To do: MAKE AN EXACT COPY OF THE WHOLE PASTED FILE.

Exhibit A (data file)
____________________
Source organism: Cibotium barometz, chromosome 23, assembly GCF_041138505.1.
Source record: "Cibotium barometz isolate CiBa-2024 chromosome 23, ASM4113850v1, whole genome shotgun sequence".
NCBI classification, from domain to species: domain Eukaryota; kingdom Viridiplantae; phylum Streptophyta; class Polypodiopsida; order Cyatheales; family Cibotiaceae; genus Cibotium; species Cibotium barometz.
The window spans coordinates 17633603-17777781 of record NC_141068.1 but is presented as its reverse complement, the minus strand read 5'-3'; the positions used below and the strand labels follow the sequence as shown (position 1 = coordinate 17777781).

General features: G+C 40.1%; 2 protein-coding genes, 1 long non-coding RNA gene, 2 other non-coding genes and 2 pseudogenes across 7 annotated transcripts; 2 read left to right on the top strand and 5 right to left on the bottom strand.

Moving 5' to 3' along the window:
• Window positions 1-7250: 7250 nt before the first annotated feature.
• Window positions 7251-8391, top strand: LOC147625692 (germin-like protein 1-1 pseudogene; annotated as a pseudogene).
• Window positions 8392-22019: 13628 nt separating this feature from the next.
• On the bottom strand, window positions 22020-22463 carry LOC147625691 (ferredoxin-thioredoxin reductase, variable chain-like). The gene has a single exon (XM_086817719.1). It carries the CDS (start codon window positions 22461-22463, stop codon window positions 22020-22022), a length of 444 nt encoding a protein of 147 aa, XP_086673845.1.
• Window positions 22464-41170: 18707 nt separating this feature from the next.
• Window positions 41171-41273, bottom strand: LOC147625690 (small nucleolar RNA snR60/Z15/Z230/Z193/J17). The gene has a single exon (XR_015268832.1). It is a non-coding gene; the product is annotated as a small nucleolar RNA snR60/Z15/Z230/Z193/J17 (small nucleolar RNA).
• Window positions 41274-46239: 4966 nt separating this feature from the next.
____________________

Source organism: Cibotium barometz, chromosome 23, assembly GCF_041138505.1.
Source record: "Cibotium barometz isolate CiBa-2024 chromosome 23, ASM4113850v1, whole genome shotgun sequence".
NCBI classification, from domain to species: domain Eukaryota; kingdom Viridiplantae; phylum Streptophyta; class Polypodiopsida; order Cyatheales; family Cibotiaceae; genus Cibotium; species Cibotium barometz.
The window spans coordinates 17633603-17777781 of record NC_141068.1 but is presented as its reverse complement, the minus strand read 5'-3'; the positions used below and the strand labels follow the sequence as shown (position 1 = coordinate 17777781).

General features: G+C 40.1%; 2 protein-coding genes, 1 long non-coding RNA gene, 2 other non-coding genes and 2 pseudogenes across 7 annotated transcripts; 2 read left to right on the top strand and 5 right to left on the bottom strand.

Moving 5' to 3' along the window:
• Window positions 1-7250: 7250 nt before the first annotated feature.
• Window positions 7251-8391, top strand: LOC147625692 (germin-like protein 1-1 pseudogene; annotated as a pseudogene).
• Window positions 8392-22019: 13628 nt separating this feature from the next.
• On the bottom strand, window positions 22020-22463 carry LOC147625691 (ferredoxin-thioredoxin reductase, variable chain-like). The gene has a single exon (XM_086817719.1). It carries the CDS (start codon window positions 22461-22463, stop codon window positions 22020-22022), a length of 444 nt encoding a protein of 147 aa, XP_086673845.1.
• Window positions 22464-41170: 18707 nt separating this feature from the next.
• Window positions 41171-41273, bottom strand: LOC147625690 (small nucleolar RNA snR60/Z15/Z230/Z193/J17). The gene has a single exon (XR_015268832.1). It is a non-coding gene; the product is annotated as a small nucleolar RNA snR60/Z15/Z230/Z193/J17 (small nucleolar RNA).
• Window positions 41274-46239: 4966 nt separating this feature from the next.